Orphans on Children’s Day
By Hannah Kim
In a perfect world, there would be no orphans. Every single one of the world's 2.2 billion children would be doted upon by their parents. And every day would be like May 5 in South Korea when nearly 8 million kids are sure to be spoiled on the national holiday set aside as Children's Day.
But obviously we do not live in a perfect world. There are currently 143-210 million displaced children worldwide, and nearly 15 million who will ``age out" of the adoption system and consequently lose their chances of finding a home. And the excruciating reality is that these kids are innocent victims of social ills induced by adults, which is why we have a communal responsibility to care about it.
In Korea alone, there are nearly 10,000 new-born babies every year who are abandoned for various reasons, and only 3,900 of them are adopted into new homes. One may naively assume there would be very few neglected children in the prosperous modern Korea, or at least none being sent abroad. Inarguably, there has been a declining rate in overseas adoptions in the recent years, but this is only due to a precipitous drop in the Korean birth rate. Still, roughly one of 250 Korean children is adopted into an American family.
As commonly known, the Korean War (1950-53) orphaned thousands of lost children and ``G.I. babies" found themselves out on the streets. Hence since 1955, the Holt International Children's Services and other groups have placed about 150,000 (out of 200,000) Korean children into American homes. It started when Harry and Bertha Holt, a devout Christian couple from Oregon, became concerned for their fate ― after watching a documentary about their plight ― and lobbied Congress for the passage of the Holt bill. As a result they adopted eight Korean children in 1955 when international adoptions were virtually unheard of. The children's arrival garnered media attention, and prompted American families nationwide to seek Korean children.
But what trended as a result of war and poverty morphed into a system that remained even after economic conditions ameliorated. Social norms of Korea's traditional society emphasized paternal family ties, bloodlines, and homogeneity; therefore biracial or fatherless children were not easily accepted, and the stigma associated with single motherhood forced many women to abandon their offspring. Most families (who secretly adopted) chose babies under a month old to pass them off as their own. The concept of ``open adoption'' with sharing information between birth and adoptive families is still an unconventional practice in Korea.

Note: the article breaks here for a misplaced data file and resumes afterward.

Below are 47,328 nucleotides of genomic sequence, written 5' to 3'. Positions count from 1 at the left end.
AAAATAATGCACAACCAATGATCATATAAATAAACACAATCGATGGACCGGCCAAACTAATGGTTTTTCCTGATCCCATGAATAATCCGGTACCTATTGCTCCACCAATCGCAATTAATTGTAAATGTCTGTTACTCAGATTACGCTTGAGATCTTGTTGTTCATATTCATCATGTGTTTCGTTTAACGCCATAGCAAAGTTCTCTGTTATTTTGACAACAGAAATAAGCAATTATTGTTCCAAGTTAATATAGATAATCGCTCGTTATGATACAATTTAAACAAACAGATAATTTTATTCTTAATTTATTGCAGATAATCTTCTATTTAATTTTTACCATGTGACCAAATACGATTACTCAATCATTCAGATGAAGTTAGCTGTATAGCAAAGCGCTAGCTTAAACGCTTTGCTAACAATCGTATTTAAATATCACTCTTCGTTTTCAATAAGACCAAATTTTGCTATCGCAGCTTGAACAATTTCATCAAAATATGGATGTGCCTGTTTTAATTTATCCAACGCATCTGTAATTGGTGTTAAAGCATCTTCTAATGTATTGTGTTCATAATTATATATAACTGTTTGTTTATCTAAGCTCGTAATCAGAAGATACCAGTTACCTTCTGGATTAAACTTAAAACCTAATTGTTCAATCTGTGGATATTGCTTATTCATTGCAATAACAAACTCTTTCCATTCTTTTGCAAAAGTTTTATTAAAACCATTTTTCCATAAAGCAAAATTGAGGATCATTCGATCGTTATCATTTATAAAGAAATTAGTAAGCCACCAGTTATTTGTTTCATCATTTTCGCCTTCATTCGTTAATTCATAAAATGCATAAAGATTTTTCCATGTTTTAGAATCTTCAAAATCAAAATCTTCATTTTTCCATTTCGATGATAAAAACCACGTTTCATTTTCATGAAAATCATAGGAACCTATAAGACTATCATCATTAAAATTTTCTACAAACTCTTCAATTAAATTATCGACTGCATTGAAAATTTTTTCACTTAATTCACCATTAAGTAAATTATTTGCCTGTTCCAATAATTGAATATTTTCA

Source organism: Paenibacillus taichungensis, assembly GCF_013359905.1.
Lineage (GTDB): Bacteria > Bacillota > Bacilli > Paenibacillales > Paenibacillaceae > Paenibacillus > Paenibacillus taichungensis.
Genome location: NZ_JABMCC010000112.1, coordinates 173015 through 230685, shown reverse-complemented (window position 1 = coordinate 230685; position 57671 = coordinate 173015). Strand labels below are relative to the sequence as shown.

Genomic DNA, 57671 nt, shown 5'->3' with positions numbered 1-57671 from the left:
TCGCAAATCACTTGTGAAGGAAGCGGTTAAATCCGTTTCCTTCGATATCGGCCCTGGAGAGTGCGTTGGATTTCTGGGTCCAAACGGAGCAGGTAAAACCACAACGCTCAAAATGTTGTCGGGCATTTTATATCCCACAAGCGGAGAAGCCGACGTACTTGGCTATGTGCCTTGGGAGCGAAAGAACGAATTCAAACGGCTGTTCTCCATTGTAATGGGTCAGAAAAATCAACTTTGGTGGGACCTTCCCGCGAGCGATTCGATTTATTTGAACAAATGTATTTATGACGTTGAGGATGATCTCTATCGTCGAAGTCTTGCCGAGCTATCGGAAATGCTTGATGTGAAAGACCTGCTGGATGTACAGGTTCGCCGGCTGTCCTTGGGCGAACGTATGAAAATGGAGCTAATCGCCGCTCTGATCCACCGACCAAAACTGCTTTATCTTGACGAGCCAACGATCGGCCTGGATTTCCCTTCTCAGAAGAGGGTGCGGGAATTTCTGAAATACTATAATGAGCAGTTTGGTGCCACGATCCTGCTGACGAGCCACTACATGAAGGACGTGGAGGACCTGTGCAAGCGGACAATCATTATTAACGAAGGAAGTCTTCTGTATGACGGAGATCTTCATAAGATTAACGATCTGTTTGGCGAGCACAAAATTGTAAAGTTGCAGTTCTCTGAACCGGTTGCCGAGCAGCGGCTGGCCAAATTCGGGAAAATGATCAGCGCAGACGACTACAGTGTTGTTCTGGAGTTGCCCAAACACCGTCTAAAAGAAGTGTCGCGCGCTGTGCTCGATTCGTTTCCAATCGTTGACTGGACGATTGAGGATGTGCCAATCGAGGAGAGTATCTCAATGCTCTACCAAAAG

Nonetheless ― and perhaps inspired by to the likes of Madonna and Angelina Jolie who have 'flaunted' their adopted children from Africa and South Asia on the front cover of national tabloid magazines ― Korean society is warming up to the idea of adoption. Each year when the charity photo exhibition titled ``Letters from Angels'' features stars posing with babies available for adoption, almost all of them are adopted. More than 80 celebrities and 150 babies have been photographed since 2003 to promote awareness.
The US Adoption and Foster Care Analysis and Reporting System approximates there are 510,000 children in foster care (who are temporarily placed in foster homes, group homes, emergency shelters, residential facilities, pre-adoptive homes and with relatives). The good news is that 70 percent of the children leave the system to be reunited with their families or permanently placed with relatives, mostly in less than one year.
The foster care system is not a silver bullet: there are still 114,000 children in the U.S. waiting to be adopted from foster care, with 20,000 children turning 18 annually and no longer eligible. Nevertheless, I agree ``a family within the country, preferably a relative, should be sought before international families'' as dictated by the UNICEF-inspired Hague Convention on Inter-country Adoption, and the Korean government should concurrently adopt a better foster care system to prop up its efforts to cease international adoption from Korea in addition to enforcing the domestic Adoption Promotion Law (2009) and other effective means.
Clearly, it is easy to respond numbly and view these figures as mere statistics. But the silent tears of the orphans and grief of the parents who cannot indulge, or let alone care for, their beloved offspring on Children's Day should compel us to coalesce in tackling the roots of the problems that cause the vicious cycles that make orphans out of innocent children.
In a perfect world, children would stay with their biological parents, and remain connected to their roots. Neither adoption nor foster care will solve the underlying issues of war, poverty, disease, famine, and neglect. But each of the 2.2 billion children is precious and deserves a place where they can call home.
Hannah Kim is a 2009 master's graduate at the George Washington University Graduate School of Political Management, specializing in legislative affairs. She spearheaded the passage of the ``Korean War Veterans Recognition Act, U.S. Public Law 111-41," which was signed by President Obama on July 27, 2009. She can be reached at firstname.lastname@example.org.